How a Yoga Strap Can Save Your Spine

This entry was posted on Dec 22, 2020 by Charlotte Bell.

The first time I encountered yoga props was way back in 1982. I’d been practicing asana for about six months when I joined an Iyengar-based class. The props were rather crude back then. We used discontinued carpet samples instead of yoga blankets. (The 1970s kitchen carpet samples we practiced with are burned into my memory!) There were no yoga blocks or yoga bolsters, or even yoga mats. A funky thrift store necktie served as a yoga strap.

By far the necktie/yoga strap was the most utilized prop in those classes. By connecting their hands and feet with a yoga strap in seated forward bends, students were able to keep their spines in a neutral position, no matter how tight their hamstrings were. This protected the sacroiliac (SI) joints and the intervertebral discs.

Yoga props are one of the gifts that B.K.S. Iyengar bequeathed to the practice of asana. The yoga props that have become almost universal in studios these days derive from his designs. That’s where Hugger Mugger founder Sara Chambers got the idea for making a yoga strap that was much more functional than those old neckties. Like Iyengar’s strap, Sara’s yoga strap included a buckle. This made it possible to secure the strap in a loop, making it useful for a whole bunch of different poses.

Anyway, I digress. The importance of maintaining a neutral spine in forward bends shouldn’t be underestimated. Even if your hamstrings are pretty flexible, sitting on the floor with one or both legs stretched out in front of you is likely to cause your lumbar spine to round. When we bend forward, the vertebrae exert pressure on the fronts of the discs. In addition, the SI joint gaps. We can get away with this once in a while. But when you practice this way daily, we risk injury.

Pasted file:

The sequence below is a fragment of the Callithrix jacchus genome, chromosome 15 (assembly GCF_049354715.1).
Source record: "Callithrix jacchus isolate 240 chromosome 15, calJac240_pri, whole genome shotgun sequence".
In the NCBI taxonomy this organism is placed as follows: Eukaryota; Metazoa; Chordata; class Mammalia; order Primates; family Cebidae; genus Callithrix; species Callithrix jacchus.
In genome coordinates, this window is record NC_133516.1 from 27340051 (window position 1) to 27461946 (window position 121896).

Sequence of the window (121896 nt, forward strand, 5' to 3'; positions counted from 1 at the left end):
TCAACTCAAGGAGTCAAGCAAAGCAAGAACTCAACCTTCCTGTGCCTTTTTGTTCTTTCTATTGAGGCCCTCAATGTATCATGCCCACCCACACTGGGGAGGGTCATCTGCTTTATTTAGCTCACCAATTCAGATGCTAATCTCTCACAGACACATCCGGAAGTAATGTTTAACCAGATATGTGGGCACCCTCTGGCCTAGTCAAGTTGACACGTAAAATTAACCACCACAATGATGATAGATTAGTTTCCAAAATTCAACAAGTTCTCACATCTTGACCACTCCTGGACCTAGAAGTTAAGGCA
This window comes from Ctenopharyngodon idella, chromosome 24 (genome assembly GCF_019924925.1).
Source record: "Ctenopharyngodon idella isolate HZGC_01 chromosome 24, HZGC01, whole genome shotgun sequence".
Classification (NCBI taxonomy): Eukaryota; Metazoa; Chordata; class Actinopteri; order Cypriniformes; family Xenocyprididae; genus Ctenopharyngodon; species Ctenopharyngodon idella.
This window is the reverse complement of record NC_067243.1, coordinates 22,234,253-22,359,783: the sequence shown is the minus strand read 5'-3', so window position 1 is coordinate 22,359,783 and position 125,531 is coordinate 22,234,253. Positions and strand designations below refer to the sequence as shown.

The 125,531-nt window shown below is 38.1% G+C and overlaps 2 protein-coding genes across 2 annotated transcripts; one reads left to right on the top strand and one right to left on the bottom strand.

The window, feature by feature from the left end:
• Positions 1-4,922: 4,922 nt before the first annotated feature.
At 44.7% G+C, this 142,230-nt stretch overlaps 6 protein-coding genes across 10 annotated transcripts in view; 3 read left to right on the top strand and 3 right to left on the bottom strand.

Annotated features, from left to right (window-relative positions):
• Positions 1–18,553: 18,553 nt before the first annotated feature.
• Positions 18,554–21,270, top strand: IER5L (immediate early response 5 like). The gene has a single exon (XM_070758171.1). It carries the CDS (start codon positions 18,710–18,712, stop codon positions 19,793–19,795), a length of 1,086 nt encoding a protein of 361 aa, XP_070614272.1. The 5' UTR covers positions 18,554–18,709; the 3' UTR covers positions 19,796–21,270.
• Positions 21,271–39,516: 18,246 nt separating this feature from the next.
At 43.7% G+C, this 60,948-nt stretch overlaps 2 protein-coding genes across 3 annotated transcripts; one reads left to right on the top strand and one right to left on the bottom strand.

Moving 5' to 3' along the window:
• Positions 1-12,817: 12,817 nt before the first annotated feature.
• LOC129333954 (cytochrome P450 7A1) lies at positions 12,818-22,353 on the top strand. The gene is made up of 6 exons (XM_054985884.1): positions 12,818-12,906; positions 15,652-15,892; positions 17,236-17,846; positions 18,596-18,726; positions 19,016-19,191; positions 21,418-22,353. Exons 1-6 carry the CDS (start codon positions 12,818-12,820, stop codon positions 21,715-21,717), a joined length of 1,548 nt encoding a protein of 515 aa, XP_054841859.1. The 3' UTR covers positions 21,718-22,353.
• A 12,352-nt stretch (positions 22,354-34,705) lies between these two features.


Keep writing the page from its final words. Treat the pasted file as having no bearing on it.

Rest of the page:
How to Practice Janu Sirsasana with a Yoga Strap —and Other Helpful Props

  1. Gather your props: yoga mat, one or two yoga blankets, yoga block and yoga strap.
  2. Sit on the floor with your legs stretched out in front of you. Reach back and feel your lower spine. If the spinous processes—the knobby protrusions on the back of each vertebra—are poking out into your back, this means that your lumbar is in a convex rather than concave curve. If you know your hamstrings are on the tight side, try sitting on a folded yoga blanket to help your pelvis tilt forward more easily, which will also allow your spine to find its natural curves more easily.
  3. Bend your right knee out to the side so that your foot is in contact with the left inner thigh. If your knee is at all uncomfortable in this position, place a yoga block under your thigh to elevate your knee.
  4. Check your lumbar spine again. You may still feel the spinous process poking out. If so, place another folded blanket under your hips.
  5. Take a yoga strap and place it around the balls of your left foot. Hold the strap with both hands and pull it toward you to help you bring your spine upright. Stay upright in the pose rather than bending forward.
  6. Take five to ten deep breaths, grounding your sit bones as you lengthen your spine upward.
  7. If you decide to bend forward from here, keep the strap taut as you bend forward. Make sure that your pelvis moves forward with the rest of your spine.
About Charlotte Bell
Charlotte Bell discovered yoga in 1982 and began teaching in 1986. Charlotte is the author of Mindful Yoga, Mindful Life: A Guide for Everyday Practice and Yoga for Meditators, both published by Rodmell Press. Her third book is titled Hip-Healthy Asana: The Yoga Practitioner’s Guide to Protecting the Hips and Avoiding SI Joint Pain (Shambhala Publications). She writes a monthly column for CATALYST Magazine and serves as editor for Yoga U Online. Charlotte is a founding board member for GreenTREE Yoga, a non-profit that brings yoga to underserved populations. A lifelong musician, Charlotte plays oboe and English horn in the Salt Lake Symphony and folk sextet Red Rock Rondo, whose DVD won two Emmy awards in 2010.

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